Hastings woman Keryn Whitney is one of three Hawke's Bay region designers chosen as finalists for this year's World of Wearable Art (WOW) Awards Show.
Whitney is among 115 finalists from 22 countries announced for the show. This year she made her ninth garment to be accepted by the show.
She first entered the competition in 2005, and won a sustainability award for her 2010 garment titled Just Haresay constructed from both hare bones and tanned skins.
"My husband shot the hares as pest control and I had to learn a degree of taxidermy in order to render the skeletal bones white without making them brittle."
Due to WOW show rules Whitney was limited in what she could say about this year's garment.
"I would guess that there is probably over 500 hours in this entry, from initial concepts through to working patterns and constructed piece.
"This design went through several different design concepts before finally settling on the finished design. I was the only person to work on this piece."
For this year's entry she was inspired by Māori legend.
"I took my inspiration from the Māori legend of Ranginui and Papatuanuku.
"Every culture has a myth or legend to explain the creation of the world and in New Zealand we are no different.
"The garment has been constructed from a lightweight industrial carpet and synthetic felts."
Although Whitney doesn't have a single design idol, she is inspired by a fair few.
"I don't have one designer that inspires me but rather I admire a large number – Frank Lloyd Wright was an amazing architect whose designs transpose genres.
"Philip Treacy is a milliner that creates the most fantastical hats, Manolo Blahnik designs the most extraordinary footwear.
"Dale Chihuly designs incredible glass work. Not forgetting mother nature who must be noted as the most proficient and incredible designer of all."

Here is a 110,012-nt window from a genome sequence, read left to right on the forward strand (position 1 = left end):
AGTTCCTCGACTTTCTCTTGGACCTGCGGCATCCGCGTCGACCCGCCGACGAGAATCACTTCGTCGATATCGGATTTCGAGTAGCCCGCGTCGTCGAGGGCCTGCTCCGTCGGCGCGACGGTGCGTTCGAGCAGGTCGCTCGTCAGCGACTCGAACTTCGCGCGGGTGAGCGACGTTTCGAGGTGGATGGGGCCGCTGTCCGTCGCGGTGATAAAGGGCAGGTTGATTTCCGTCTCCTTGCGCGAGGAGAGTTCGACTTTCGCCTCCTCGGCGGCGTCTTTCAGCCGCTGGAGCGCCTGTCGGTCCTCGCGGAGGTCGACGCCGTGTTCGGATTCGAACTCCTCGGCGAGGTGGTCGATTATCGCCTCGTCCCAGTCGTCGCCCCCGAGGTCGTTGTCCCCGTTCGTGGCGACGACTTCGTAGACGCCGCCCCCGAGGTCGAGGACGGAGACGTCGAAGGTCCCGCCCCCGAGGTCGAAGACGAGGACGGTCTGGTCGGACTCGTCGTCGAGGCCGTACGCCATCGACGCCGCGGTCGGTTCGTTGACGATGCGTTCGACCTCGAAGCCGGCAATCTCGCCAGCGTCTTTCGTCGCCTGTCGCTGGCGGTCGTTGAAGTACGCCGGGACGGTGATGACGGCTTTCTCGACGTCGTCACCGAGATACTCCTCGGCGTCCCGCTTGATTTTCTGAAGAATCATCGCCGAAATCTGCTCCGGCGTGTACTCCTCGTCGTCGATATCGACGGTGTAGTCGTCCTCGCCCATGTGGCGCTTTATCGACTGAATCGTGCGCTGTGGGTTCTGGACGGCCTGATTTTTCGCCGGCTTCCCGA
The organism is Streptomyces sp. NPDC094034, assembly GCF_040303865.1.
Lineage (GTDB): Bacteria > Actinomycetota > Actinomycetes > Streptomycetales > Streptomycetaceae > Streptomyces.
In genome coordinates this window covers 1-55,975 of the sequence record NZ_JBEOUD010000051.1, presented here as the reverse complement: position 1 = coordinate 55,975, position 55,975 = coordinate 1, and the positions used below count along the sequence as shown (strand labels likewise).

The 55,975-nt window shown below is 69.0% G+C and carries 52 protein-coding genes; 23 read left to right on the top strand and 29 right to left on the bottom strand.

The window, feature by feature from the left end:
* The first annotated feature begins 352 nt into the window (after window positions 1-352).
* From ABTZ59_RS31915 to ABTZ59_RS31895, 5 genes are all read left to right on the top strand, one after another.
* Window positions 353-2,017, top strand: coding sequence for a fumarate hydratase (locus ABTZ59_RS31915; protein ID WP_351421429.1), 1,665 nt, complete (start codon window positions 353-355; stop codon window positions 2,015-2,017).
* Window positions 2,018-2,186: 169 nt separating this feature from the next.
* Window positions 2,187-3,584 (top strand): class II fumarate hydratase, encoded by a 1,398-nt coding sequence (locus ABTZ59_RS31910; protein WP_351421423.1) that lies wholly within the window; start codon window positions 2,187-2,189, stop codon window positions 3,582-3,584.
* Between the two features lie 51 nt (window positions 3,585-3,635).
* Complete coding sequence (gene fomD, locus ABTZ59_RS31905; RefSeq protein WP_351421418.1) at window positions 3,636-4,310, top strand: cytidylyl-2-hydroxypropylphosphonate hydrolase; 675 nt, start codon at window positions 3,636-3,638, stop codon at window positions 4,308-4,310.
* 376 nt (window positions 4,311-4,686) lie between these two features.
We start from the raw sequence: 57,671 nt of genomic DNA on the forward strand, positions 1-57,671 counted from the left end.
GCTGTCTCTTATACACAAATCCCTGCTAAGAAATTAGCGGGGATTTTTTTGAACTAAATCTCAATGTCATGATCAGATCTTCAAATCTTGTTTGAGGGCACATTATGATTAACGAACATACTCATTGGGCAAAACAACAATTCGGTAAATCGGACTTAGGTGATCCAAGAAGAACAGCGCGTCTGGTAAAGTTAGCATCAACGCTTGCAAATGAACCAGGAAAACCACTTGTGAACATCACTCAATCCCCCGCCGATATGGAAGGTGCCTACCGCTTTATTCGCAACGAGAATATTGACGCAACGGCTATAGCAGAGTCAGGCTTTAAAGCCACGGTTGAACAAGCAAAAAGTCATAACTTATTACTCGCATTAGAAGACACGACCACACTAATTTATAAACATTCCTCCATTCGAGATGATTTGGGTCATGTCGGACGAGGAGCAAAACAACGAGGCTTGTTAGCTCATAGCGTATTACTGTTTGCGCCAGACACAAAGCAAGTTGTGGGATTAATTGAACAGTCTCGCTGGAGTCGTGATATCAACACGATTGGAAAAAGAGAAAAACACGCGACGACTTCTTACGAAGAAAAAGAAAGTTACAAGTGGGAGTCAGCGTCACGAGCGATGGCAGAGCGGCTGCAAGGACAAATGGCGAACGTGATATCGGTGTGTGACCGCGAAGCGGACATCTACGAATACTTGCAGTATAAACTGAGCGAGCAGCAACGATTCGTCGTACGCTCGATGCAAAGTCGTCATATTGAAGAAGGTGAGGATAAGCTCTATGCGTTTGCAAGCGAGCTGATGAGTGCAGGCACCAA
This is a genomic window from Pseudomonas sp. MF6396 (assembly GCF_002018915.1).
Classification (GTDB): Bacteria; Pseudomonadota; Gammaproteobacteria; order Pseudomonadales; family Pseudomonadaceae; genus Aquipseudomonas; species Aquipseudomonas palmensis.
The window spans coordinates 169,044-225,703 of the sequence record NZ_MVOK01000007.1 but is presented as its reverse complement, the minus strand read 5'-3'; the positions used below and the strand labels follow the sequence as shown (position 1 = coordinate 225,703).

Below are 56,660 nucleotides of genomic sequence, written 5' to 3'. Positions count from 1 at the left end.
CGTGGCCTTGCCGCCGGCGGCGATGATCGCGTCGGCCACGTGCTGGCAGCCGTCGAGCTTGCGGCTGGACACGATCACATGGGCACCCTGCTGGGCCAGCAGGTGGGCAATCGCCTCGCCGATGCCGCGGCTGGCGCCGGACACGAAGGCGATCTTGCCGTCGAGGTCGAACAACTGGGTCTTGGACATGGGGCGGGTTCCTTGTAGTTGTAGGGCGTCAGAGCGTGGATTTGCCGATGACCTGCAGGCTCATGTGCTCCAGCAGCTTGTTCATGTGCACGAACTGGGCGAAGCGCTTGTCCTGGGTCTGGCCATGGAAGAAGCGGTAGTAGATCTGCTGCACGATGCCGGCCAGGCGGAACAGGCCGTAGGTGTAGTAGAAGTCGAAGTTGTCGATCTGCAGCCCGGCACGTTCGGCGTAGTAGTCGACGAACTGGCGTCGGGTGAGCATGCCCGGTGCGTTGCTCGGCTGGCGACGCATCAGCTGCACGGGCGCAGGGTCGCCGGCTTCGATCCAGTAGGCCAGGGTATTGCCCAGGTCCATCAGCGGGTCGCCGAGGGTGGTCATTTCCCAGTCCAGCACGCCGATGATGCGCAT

Her own design experience is as vast and varied as the people she admires.
"I studied glass making and have nearly 20 years' experience.
"My glass work is held in private collections in Europe, USA and Australia.
"I enjoy working on WOW entries as it is generally a totally different medium and allows me to explore new materials and techniques."
This year the wearable art competition is returning for its 31st season.
WOW competition director Heather Palmer said this year's finalists' work was outstanding, with the designers pushing boundaries of invention and scale, using diverse materials and progressive technology.
"It never ceases to amaze me each year the sheer brilliance of our designers' work and this year is no exception.
"There has been such a high level of experimentation and innovation by the designers this year, using materials in unexpected ways to create bizarre, edgy works of art.
"Finalist designers were selected over three days of judging at the WOW Museum in Nelson.
"I now look forward to the next two rounds of judging in September when we showcase the entries individually choreographed and placed within their magical theatrical worlds on stage at the TSB Arena in Wellington, where they will take on a new life in movement."
This year the 115 finalist designers were presented with six design challenges, which subsequently form the six worlds of the stage show.
Three of these worlds are recurring - Aotearoa, Avant-garde and Open, and three are new for 2019 - Mythology, Transform and White.
The finalist garments will go through two more stages of the judging process, where they will be seen on stage with choreography, lighting and music ahead of opening night on September 26.
About 60,000 people are expected to attend the 2019 WOW Awards season.